Cracking the SAT II: Biology 2001-2002

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Random House, Mar 1, 2001 - Study Aids - 343 pages
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The Princeton Review realizes that acing the SAT II: Biology E/M exam is very different from getting straight As in school. They don't try to teach students everything there is to know about biology--only what they'll need to score higher on the exam.There's a big difference. InCracking the SAT II: Biology E/M, The Princeton Review will teach test takers how to think like the test makers and: * Score higher by reviewing key biology concepts * Earn more points by becoming familiar with the format of the test * Safeguard against test traps that can lower scores * Perfect skills by practicing review questions in each chapter *** This book includes 2 full-length simulated SAT II: Biology E/M exams. All of the sample test questions are just like the ones test takers will see on the actual exam, and every solution is fully explained. Contents Include: I Introduction Point 1: Approaching the Test Strategically Point 2: Teaching You the Biology You Need to Know to do Well on the Exam II The Exam Format, Question Types, and Strategies The Format Classification Questions Five-Choice Questions Laboratory Five-Choice Questions Strategy 1: Study the Right Stuff the Right Way Strategy 2: Practice the Right Stuff at the Right Time Strategy 3: Easy Stuff First Strategy 4: Take a Guess, but Guess Smart Strategy 5: Choosing the "Wrong" Answer--Least/Except/Not Questions Strategy 6: I, II, III--You're Out! Strategy 7: Avoid the Camouflage Trap Strategy 8: Avoiding the Temptation Trap--Predict an Answer Strategy Summary Special Tips for Laboratory Five-Choice Questions III Cracking Cellular and Molecular Biology Biologically Important Macromolecule #1: Protein Biologically Important Macromolecule #2: Carbohydrate Biologically Important Macromolecule #3: Lipid Biologically Important Macromolecule #4: Nucleic Acid Eukaryotic Cell Structure What Goes On in the Cytoplasm: Chemical Reactions and Enzymes Time to Talk about Cellular Respiration Glycolysis The Pyruvate Dehydrogenase Complex (PDC) The Krebs Cycle Electron Transport and Oxidative Phosphorylation What Happens if Oxygen is NOT Available? DNA Replicates Itself Chromosomes How chromosomes Govern Protein Synthesis: Transcription and Translation More About Translation How Translation Works, Part 1: tRNA How Translation Works, Part 2: The Ribosome How a Whole Cell Reproduces Itself: Mitosis IV Cracking Genetics Remember Why Chromosomes are Important The Formation of Gametes: Meiosis Let's Get Back to Genetics Phenotype and Genes Mating and Crossing Punnett Squares Sex and Sex-Linked Traits Pedigree Analysis V Cracking Evolution and Diversity The Origin of Life Evolution Getting Organized: Phylogeny Kingdom Monera Kingdom Protista Kingdom Plantae Kingdom Fungi Kingdom Animalia VI Cracking the Structure and Functions of Organisms Control of the Body, Part 1--The Nervous System Control of the Body, Part 2--The Endocrine System Transport Within the Body--The Circulatory System Blood Typing The Heart Ventilation and Gas Exchange Body Processing, Part 1--The Digestive System Body Processing, Part 2-- The Urinary system Support and Protection of the Body, Part 1--The Skeletal System Support and Protection of the Body, Part 2--The Muscular System Support and Protection of the Body, Part 3--The Skin Reproduction and Development, Part 1--The Male System Reproduction and Development, Part 2--The Female System Reproduction and Development, Part 3--Fertilization, Embryology, and Fetal Development The Structures and Functions of Plants Behavior, Learning, and Coexistence The Structures and Functions of Microorganisms VII Cracking Ecology What is a Population? What is a Co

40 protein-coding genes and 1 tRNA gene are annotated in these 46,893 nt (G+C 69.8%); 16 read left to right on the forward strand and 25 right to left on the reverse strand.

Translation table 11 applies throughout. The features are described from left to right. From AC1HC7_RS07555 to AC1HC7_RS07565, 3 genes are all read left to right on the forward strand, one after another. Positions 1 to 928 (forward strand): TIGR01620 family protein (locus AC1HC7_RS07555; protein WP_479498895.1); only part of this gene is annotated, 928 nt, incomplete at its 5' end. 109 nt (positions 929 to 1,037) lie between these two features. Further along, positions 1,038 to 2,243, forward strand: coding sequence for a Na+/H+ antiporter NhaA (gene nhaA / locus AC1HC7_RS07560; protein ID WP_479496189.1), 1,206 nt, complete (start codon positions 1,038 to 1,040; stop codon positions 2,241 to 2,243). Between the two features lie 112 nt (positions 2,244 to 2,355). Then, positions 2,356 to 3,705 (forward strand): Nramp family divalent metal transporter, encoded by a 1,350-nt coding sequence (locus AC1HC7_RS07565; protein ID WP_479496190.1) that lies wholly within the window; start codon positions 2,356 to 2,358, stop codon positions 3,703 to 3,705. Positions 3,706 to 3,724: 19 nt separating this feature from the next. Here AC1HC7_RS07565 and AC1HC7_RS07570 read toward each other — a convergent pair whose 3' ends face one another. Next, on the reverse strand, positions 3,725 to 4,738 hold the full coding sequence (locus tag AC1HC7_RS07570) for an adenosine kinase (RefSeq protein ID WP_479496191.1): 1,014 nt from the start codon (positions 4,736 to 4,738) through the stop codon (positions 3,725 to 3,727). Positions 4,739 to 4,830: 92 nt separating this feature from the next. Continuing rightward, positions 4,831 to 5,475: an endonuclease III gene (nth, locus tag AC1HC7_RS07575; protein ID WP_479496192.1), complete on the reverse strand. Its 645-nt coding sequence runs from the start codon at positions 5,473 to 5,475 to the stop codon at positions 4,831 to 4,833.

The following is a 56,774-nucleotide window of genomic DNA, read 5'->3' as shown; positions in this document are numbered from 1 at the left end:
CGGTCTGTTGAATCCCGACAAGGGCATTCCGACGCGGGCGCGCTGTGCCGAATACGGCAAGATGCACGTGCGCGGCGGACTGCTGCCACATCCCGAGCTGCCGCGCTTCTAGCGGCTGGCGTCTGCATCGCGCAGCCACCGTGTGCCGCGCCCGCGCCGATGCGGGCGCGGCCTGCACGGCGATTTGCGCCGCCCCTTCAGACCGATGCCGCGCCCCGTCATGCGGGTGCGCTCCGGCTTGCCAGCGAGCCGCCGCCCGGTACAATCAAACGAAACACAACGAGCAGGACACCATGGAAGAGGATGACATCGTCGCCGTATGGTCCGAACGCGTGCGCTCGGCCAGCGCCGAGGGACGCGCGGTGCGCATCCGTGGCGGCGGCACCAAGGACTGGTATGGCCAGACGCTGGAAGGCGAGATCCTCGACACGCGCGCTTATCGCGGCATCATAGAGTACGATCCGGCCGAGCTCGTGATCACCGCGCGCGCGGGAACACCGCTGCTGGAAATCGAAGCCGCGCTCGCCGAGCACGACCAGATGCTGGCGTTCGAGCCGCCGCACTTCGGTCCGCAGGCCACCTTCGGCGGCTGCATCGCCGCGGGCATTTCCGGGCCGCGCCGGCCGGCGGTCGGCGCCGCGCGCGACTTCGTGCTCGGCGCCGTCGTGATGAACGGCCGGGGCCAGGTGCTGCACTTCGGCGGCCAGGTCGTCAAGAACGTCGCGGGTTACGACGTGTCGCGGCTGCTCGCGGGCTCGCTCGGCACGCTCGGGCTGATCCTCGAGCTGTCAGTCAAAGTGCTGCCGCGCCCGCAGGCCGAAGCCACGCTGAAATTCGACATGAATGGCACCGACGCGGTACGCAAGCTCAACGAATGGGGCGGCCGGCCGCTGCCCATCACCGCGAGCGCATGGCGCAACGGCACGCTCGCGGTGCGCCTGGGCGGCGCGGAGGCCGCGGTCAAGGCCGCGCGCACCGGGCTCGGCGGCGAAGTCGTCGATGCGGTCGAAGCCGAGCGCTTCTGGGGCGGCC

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The Exam Format Question Types and Strategies
Cracking Cellular and Molecular Biology

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About the author (2001)

Judene Wright holds a master's degree in physiology and biophysics from the University of California, Irvine, and a bachelor's degree in animal physiology from the University of California, San Diego. Judene is a senior lecturer in biology with The Princeton Review, and is the senior biology developer and editor for The Princeton Review Hyperlearning medical-based preparatory courses (MCAT, DAT, OAT, and MedStart). She has developed The Princeton Review SAT II Biology E/M preparatory course, and is also involved in training new instructors for The Princeton Review. She also teaches anatomy, physiology, and biochemistry at several universities and community colleges in California.

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